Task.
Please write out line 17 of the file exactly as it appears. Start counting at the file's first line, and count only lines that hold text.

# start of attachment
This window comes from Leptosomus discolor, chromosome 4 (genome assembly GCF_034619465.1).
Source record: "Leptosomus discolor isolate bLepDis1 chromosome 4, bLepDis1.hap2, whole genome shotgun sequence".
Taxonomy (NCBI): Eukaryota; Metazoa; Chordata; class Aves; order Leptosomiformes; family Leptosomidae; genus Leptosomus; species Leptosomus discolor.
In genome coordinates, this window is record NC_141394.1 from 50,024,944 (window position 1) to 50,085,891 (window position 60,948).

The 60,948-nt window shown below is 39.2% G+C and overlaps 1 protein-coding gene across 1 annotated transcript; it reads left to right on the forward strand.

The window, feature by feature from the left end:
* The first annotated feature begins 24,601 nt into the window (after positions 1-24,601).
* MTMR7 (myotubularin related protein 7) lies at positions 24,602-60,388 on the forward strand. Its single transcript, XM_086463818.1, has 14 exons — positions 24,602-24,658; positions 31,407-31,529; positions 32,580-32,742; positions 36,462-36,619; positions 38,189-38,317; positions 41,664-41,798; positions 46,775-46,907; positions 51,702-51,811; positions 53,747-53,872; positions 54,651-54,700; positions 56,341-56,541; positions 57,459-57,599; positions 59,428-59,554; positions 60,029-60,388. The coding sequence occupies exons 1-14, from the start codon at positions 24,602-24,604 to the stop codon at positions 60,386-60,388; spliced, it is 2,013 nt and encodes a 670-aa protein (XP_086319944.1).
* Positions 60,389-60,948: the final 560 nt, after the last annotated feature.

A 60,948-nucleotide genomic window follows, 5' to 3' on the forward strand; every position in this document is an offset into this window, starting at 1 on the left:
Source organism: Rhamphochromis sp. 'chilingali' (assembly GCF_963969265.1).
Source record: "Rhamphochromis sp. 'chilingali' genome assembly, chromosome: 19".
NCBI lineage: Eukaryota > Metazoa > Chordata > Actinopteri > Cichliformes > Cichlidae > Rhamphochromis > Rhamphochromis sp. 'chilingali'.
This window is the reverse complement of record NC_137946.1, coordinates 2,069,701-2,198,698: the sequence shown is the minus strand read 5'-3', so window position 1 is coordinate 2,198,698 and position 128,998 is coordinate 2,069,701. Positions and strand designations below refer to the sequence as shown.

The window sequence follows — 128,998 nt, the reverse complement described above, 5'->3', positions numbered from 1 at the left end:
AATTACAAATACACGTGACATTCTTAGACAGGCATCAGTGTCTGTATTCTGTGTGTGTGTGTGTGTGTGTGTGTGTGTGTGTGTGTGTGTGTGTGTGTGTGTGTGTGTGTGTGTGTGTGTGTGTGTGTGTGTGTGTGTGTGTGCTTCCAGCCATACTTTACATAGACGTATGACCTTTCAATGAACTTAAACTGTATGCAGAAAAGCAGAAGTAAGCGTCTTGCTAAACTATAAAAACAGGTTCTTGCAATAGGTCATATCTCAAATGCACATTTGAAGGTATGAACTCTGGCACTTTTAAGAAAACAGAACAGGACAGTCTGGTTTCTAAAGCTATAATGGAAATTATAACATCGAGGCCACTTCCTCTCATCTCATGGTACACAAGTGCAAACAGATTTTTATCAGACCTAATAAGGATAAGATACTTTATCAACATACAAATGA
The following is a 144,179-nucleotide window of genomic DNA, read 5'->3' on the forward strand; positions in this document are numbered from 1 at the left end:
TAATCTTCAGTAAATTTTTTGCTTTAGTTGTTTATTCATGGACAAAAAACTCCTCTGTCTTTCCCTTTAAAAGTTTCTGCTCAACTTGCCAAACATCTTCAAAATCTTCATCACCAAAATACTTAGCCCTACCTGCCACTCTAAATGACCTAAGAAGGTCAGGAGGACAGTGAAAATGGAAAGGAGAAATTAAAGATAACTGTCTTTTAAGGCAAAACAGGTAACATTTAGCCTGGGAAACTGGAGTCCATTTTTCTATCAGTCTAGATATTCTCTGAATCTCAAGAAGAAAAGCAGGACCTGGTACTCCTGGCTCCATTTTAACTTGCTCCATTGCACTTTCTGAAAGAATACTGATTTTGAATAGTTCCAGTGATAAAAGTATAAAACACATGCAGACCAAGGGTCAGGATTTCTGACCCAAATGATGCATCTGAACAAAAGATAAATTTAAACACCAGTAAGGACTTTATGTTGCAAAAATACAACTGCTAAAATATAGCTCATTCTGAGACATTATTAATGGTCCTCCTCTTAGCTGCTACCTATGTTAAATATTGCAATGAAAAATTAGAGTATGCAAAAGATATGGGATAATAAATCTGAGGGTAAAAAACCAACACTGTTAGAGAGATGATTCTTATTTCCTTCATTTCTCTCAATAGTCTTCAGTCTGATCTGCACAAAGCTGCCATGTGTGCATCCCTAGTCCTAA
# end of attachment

The following is a 144,179-nucleotide window of genomic DNA, read 5'->3' on the forward strand; positions in this document are numbered from 1 at the left end: